The raspberries in my garden are crazy this year! I hope they are abundant in your garden as well. I have been picking every day and am so thankful for all the berries I now have in my freezer. I think some of the success is due to increased regular watering – they are on a soaker hose and I run it for 3 hours every other day. But, I think the greatest reason for the size and abundance of the crop is due to the spring pruning. A special thanks to the “garden gals” who came over this spring and helped to prune.

girl tying raspberry to fence

Raspberry pruning in spring

basket of raspberries

Three colors of raspberries: red, yellow and black.

I have divided my red raspberry patch into two parts, the north side and the south side, with about an 2 foot wide path separating the two parts. The patch is 8 feet wide and 20 feet long. This spring, I decided to try an experiment to see what pruning method would produce larger berries. In the past few years, the berries have been the (very disappointing) size of a small marble. The ones in the grocery store and in my friends gardens are much larger! Size matters! It’s no fun to be picking pea sized raspberries- there are so many to pick and they fall out of your hand. But the luscious large ones- ooh what a difference!

large and small raspberries

Comparing last years raspberries on the left, to the larger ones on the right

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The north side I pruned all the canes to knee height (about 16 inches) and then thinned them out to approximately one cane every 4- 6 inches. This type of pruning should produce later berries, a single crop of beautiful large red berries. Most of the canes were not tied because they were too short.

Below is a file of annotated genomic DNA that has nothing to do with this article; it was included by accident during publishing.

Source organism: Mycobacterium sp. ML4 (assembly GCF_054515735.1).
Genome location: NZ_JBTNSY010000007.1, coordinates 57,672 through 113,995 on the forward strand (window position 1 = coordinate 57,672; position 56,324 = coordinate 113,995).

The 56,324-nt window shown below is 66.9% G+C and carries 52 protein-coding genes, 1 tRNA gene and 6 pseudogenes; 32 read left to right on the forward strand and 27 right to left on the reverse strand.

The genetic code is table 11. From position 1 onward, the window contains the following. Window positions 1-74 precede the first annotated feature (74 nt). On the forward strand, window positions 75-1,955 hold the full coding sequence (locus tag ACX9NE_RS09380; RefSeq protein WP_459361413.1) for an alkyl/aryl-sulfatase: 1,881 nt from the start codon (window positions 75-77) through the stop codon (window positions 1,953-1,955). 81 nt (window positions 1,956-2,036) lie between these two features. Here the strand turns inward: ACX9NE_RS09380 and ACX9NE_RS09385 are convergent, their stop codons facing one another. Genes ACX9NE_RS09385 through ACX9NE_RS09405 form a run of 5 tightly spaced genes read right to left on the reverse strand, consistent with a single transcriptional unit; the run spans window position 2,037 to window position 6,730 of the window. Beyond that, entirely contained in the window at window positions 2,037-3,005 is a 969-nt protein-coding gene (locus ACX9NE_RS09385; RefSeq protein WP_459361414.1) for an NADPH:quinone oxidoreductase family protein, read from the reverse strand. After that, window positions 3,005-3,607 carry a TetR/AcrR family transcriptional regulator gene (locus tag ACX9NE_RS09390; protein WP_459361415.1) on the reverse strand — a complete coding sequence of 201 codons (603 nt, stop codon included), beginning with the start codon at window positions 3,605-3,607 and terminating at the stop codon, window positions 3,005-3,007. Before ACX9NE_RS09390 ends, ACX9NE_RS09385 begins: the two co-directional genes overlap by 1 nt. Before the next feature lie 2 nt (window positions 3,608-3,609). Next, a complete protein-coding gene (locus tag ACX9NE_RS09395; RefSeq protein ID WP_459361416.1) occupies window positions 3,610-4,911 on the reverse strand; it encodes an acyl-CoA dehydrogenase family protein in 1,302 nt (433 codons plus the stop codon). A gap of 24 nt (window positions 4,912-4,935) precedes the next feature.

On the south side, our “garden gals” garden club pruned most stems to 3-4 feet high and then thinned them to 6 inches apart. All the canes were tied to the line to stabilize the canes. Tying prevents loss of fruit buds during windy spring weather.

tall raspberries with fruit

Raspberries (south side) in fruit


Now, I have lots of raspberries and LARGER ones on the south side. The berries are at the top of the plants -since the primocanes were pruned to 3-4 feet. As expected, the north side has produced very few berries and the ones that are growing are way down low- that’s because all the canes were cut the same length- short. These berries are very small as well.
Berries

These raspberries were pruned less than 16 inches high. The primocanes are producing small berries, down low


I am so glad that we took the time to prune the raspberries the correct way this year. Already, I have several bags in the freezer! I will you updated on how the north side berries do- once they start producing.
How do you prune your berries? Do you tie them up? Do you thin??